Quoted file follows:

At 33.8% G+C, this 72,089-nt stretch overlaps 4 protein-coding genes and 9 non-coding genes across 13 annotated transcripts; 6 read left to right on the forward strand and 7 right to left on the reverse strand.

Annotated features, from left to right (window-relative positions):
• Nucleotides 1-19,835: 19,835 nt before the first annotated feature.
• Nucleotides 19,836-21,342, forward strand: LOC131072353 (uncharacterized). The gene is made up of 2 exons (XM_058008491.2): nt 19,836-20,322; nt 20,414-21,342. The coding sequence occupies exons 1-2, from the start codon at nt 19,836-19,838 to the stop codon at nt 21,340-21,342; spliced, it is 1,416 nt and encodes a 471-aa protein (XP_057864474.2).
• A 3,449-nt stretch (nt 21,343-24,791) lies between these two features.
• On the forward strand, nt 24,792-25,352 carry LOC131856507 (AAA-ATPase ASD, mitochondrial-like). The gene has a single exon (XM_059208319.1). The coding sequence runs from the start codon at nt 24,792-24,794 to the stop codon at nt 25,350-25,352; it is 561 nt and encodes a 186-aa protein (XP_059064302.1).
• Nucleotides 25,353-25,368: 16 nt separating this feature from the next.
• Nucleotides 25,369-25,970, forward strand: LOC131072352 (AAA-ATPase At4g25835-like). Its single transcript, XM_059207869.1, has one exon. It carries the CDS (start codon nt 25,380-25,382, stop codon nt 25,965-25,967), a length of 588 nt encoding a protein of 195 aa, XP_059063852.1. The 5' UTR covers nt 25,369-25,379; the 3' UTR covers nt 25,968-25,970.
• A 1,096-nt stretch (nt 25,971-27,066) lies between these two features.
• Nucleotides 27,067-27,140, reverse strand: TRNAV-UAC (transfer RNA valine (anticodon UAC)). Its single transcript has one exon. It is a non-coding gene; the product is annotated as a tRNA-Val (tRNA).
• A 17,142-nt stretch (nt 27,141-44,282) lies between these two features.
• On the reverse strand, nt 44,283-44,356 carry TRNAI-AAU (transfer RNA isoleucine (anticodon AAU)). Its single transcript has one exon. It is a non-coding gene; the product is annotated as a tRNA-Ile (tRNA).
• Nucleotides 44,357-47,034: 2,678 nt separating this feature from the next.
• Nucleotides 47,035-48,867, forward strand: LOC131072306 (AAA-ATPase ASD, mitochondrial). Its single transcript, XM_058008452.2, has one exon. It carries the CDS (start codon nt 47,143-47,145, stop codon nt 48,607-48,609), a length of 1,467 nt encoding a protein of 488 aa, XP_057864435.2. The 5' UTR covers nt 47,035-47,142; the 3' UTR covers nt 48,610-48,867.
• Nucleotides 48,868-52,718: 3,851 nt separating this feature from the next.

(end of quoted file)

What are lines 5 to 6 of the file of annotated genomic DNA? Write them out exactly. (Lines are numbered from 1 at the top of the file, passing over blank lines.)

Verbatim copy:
• A 3,449-nt stretch (nt 21,343-24,791) lies between these two features.
• On the forward strand, nt 24,792-25,352 carry LOC131856507 (AAA-ATPase ASD, mitochondrial-like). The gene has a single exon (XM_059208319.1). The coding sequence runs from the start codon at nt 24,792-24,794 to the stop codon at nt 25,350-25,352; it is 561 nt and encodes a 186-aa protein (XP_059064302.1).